One of the interesting facts about help – almost no-one claims to like asking for help, but most everyone loves to help. So the generous thing is to ask for help, when appropriate, giving others an opportunity to step in and help.

For me, asking for help is something I’ve gotten quite good at, in large part due to the fact that since childhood I have a friend who’s a great helper, and at the same time, someone who would never say that she can help if she cannot. So I know, upon asking, that if she says Yes, it’s unequivocal, and if she says No, it’s because she cannot. Making it very easy for me to ask, as I know she takes full responsibility for answering truthfully. And when there’s a No, it’s not because she doesn’t like me, or thinks I am silly to ask, or… you know, all those dead-ends the mind has a habit of detouring into now and again.

But is there a difference between asking for Help versus asking for Assistance? Or is that difference purely semantic? And, equally important to ponder, is there a difference between Helping versus Assisting?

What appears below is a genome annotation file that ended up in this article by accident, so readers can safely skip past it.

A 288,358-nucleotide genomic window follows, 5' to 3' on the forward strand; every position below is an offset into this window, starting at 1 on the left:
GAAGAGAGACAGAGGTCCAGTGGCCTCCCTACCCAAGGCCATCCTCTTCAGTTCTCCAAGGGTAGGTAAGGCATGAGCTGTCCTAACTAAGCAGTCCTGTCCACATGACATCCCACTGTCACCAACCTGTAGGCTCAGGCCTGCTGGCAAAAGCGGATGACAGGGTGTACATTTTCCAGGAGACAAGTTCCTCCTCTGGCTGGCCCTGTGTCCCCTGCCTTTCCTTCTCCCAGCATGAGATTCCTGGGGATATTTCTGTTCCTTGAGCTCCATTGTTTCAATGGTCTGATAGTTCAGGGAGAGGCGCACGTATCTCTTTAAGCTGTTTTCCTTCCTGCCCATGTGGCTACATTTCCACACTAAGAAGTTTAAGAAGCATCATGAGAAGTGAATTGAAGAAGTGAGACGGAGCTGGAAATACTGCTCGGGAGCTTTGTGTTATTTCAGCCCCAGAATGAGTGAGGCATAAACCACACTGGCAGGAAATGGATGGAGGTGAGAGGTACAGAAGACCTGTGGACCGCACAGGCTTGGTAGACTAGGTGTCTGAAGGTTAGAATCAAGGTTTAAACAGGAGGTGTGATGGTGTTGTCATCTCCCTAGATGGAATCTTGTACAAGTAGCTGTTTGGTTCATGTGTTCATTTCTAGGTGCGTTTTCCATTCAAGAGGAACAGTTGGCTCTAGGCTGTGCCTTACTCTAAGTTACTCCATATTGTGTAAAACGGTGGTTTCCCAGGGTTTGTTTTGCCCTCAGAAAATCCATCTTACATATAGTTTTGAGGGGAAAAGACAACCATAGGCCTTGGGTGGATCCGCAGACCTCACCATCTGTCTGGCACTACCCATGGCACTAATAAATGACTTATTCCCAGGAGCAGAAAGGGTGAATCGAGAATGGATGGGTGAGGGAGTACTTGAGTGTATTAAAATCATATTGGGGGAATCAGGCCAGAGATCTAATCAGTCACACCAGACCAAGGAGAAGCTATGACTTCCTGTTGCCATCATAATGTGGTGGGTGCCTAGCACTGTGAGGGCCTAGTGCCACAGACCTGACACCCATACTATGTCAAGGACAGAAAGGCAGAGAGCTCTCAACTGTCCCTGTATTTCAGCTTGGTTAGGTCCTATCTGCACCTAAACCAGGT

#tankespjärn, for those who wish to discover. More. Other. New.
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Doing. Being. Causing pain?

February 26, 2019
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Back pains again.
Desperately trying to figure out what to do to stop the pain, as well as ensure it doesn’t return.

Got valuable help from the one and only D once more, suggesting I look less at what to do, and more at what I am doing and how I am being it.

Still. Struggled with it.
Frustration and pain. Horrible pain.

Two full days at a customer site – long days.
Busy evenings at that.